5Qs with Joshua Radin

By Steven Libowitz   |   February 20, 2020
Joshua Radin comes to the Lobero Theatre on February 22 for a special acoustic show with friends Ben Kweller and William Fitzsimmons

Fifteen-year veteran singer-songwriter Joshua Radin, who counts more than 1,500 placements of his music on TV shows, movies, commercials and other soundtracks dating back to his first song, comes to the Lobero Theatre on February 22 for a special acoustic show with friends Ben Kweller and William Fitzsimmons. We checked in over the phone earlier this week.

Q. You spent your twenties working on screenplays and the visual arts. How did you get into writing music?

A. I wrote six features over six years, and was just getting by enough when I sold a couple of them that ended up getting shelved. It was so frustrating that I bought a guitar when I was about to turn 30, just wanting to use it more as a meditative device. I’d step away from my laptop if I couldn’t figure out a character or plot and just learn a new chord. I had no thought in my mind of becoming a musician at all, let alone a professional. I just wanted to use it as a device to chill myself out, stop thinking, and open my mind to what might come up.

Within six months I had learned a few cover songs, some of my favorite stuff. But then I started thinking, I’m a writer. Someone had told me the age-old adage that you just need three chords and the truth to write a song. I thought I’d write about what I was going through in my life. I wrote this song called “Winter,” just for myself.

That’s when your buddy, the writer-actor-director Zach Braff stepped in, right?

Yeah, I was sitting in my apartment and Zach was over because we used to give each other notes on our screenplays. He saw my guitar in the corner of my living room, and said, “I didn’t know you played.” Then he made me play him the song – I’d never played anything in front of anybody at that point, not even my girlfriend who I was living with. Finally he said, OK, I’ll turn around so you don’t even have to see me. When I finished, he turned back around with tears in his eyes and told me I had to record it. He said he’d give it to Bill Lawrence, the executive producer and creator of Scrubs, who was always looking for new music for the show.

I was thinking, no way. Real musicians and songwriters get on. But I recorded it in my friend’s bedroom with Pro Tools on an iMac, just playing it live and overdubbing the harmony. Three weeks later Bill called and said, he’d been looking for the perfect song for this warm spot at this very sad moment in the show, which was usually so silly. I thought it was a joke. But a week later the episode aired, and it shut down the NBC website because so many people were trying to figure out where they could find the song.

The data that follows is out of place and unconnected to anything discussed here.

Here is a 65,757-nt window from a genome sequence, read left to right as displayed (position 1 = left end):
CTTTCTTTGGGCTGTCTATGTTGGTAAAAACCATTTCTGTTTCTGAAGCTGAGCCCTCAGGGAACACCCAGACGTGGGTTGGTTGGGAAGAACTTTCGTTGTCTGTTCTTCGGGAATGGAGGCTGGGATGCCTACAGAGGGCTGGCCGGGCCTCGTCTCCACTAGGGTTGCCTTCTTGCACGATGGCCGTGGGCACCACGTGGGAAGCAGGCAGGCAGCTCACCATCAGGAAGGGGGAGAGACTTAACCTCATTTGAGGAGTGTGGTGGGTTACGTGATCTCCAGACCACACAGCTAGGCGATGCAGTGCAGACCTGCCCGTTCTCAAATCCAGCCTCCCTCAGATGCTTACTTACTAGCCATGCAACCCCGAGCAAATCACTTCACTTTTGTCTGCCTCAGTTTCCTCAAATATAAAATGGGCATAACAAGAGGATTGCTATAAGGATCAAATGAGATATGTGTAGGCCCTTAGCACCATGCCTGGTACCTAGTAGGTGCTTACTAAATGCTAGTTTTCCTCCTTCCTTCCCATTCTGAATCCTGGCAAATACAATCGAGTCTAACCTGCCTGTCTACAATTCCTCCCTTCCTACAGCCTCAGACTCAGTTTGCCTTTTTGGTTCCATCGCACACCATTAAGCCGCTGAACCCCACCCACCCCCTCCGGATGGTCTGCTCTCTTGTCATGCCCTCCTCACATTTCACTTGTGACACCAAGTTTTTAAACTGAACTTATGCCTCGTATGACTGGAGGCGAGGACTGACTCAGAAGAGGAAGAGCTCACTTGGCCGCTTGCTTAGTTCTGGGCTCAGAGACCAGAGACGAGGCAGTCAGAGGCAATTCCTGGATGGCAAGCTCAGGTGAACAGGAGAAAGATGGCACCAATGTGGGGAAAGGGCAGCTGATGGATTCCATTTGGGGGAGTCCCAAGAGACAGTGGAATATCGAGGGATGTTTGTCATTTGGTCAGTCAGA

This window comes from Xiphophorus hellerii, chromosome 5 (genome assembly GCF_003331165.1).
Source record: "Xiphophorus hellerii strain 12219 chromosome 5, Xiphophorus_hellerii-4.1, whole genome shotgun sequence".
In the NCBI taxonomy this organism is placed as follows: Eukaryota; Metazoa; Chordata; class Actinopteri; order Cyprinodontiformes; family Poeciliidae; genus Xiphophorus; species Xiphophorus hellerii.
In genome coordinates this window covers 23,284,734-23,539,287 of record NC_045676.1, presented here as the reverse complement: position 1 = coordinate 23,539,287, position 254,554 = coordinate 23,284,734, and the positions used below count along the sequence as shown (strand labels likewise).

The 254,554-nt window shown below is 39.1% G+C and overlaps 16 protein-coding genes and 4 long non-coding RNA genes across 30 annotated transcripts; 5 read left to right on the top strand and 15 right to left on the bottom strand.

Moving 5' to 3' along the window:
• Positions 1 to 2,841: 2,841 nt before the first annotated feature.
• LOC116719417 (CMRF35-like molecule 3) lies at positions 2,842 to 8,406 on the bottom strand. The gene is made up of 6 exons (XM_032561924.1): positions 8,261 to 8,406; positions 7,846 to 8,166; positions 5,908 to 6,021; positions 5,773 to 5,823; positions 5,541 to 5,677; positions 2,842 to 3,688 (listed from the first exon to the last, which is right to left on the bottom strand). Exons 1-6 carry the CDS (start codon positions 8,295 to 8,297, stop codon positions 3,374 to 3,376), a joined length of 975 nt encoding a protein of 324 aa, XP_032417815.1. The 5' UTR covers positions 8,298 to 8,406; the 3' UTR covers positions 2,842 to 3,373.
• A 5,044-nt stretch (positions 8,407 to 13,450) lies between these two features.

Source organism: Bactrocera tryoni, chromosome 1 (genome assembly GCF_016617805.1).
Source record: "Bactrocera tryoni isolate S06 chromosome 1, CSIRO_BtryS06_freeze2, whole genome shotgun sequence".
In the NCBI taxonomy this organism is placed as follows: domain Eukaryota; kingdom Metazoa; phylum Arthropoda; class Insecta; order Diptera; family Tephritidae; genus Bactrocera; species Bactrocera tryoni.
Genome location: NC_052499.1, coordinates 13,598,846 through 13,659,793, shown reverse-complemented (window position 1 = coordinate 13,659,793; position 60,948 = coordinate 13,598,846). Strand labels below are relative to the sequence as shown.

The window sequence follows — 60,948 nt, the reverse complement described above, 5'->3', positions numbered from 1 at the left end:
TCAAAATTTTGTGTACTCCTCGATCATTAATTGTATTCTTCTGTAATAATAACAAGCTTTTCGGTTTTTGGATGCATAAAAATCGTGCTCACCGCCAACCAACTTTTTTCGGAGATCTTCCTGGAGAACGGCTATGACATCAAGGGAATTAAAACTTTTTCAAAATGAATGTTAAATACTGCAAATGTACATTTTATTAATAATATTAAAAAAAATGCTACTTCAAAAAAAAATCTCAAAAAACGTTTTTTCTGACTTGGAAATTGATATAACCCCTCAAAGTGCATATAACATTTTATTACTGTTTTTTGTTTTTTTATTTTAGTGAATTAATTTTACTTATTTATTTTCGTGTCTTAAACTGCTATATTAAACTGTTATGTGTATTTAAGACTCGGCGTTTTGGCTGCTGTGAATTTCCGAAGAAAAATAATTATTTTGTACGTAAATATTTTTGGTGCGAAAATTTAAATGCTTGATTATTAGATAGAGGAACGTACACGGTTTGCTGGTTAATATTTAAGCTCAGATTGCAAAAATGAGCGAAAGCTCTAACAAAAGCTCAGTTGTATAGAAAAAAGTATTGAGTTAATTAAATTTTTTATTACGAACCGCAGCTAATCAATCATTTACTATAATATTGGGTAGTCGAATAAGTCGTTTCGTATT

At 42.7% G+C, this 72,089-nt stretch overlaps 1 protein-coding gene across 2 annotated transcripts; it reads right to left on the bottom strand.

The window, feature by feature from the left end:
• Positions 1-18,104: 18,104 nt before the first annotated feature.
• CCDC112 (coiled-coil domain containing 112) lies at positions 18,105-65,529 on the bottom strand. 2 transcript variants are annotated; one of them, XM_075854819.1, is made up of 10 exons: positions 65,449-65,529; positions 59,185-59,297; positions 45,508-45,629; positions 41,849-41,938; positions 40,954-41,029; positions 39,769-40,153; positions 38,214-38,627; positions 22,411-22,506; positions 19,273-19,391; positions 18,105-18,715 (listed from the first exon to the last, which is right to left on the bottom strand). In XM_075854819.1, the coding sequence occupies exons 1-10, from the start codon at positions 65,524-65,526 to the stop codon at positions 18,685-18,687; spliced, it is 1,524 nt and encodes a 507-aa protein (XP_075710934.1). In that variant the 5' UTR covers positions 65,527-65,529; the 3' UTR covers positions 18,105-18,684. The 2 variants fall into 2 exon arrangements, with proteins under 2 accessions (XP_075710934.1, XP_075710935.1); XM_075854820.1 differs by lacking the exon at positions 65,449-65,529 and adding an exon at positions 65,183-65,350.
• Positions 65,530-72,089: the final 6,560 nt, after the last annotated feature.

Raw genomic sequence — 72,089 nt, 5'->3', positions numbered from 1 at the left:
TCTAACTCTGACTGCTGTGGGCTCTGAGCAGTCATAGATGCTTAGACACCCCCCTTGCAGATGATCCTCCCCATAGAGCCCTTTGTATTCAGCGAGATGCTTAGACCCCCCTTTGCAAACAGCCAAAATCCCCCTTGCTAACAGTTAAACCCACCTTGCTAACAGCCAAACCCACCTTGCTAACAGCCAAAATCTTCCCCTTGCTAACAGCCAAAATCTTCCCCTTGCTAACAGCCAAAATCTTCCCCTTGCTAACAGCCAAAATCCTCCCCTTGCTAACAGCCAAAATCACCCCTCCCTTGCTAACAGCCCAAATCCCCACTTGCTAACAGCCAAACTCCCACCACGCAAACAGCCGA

Not a bad way to get discovered.

No. I mean, I just thought, wow, this is something I should pursue. I’d been doing those other creative things looking for an audience, painting, and drawing and screenplays and then, whoa, here’s this first song I ever wrote, and the audience is seeking me. But I think even if it hadn’t happened, if Scrubs hadn’t used it, I realized after writing it that I was expressing what I was going through at that moment more honestly in 3.5 minutes than in any painting or the six screenplays. It just felt more organic, more at home creatively. So it just built that way, organically, for the last 15 years. I never wanted that American Idol kind of flash in the pan.

Your new album Here, Right Now is a bit of departure in that you wrote it in Spain rather than at home. What was the story?

I had a bit of writer’s block for about six months which had never happened before. So I thought I’d change locations and try to get inspired. I found this little beach place, very remote and no one was there. I was sitting out on the sand looking out at the sea with my guitar thinking if I can’t write here, I’m screwed. This stray dog came by – no leash, no human – about 30 or 40 yards from me and we just locked eyes. It was the strangest thing. We just stared at each other and didn’t even blink, like Clint Eastwood or something, for a couple minutes. I looked into her soul. He or she just felt so free and living in the moment and present. I realized I spent the majority of my life dealing with anxiety laying in bed at night always worrying about the idea of what comes next… for me, the world, my friends, my family, never just enjoying life. So when I wrote the title song, I figured every time I sing it, it will reinforce in my mind that I should be living in that moment and it’s really helped out a lot. All the songs just flowed directly from that.

You’re playing at the Lobero with fellow singer-songwriters Ben Kweller and William Fitzsimmons. Have you done this before?

No. I wanted to try something new for a short little tour. We’re just going to have three chairs, three acoustic guitars and trade off songs and stories. We’ll talk to each other, laugh and joke around and we’ll see what happens. I love their songs, so I think it will be fun.


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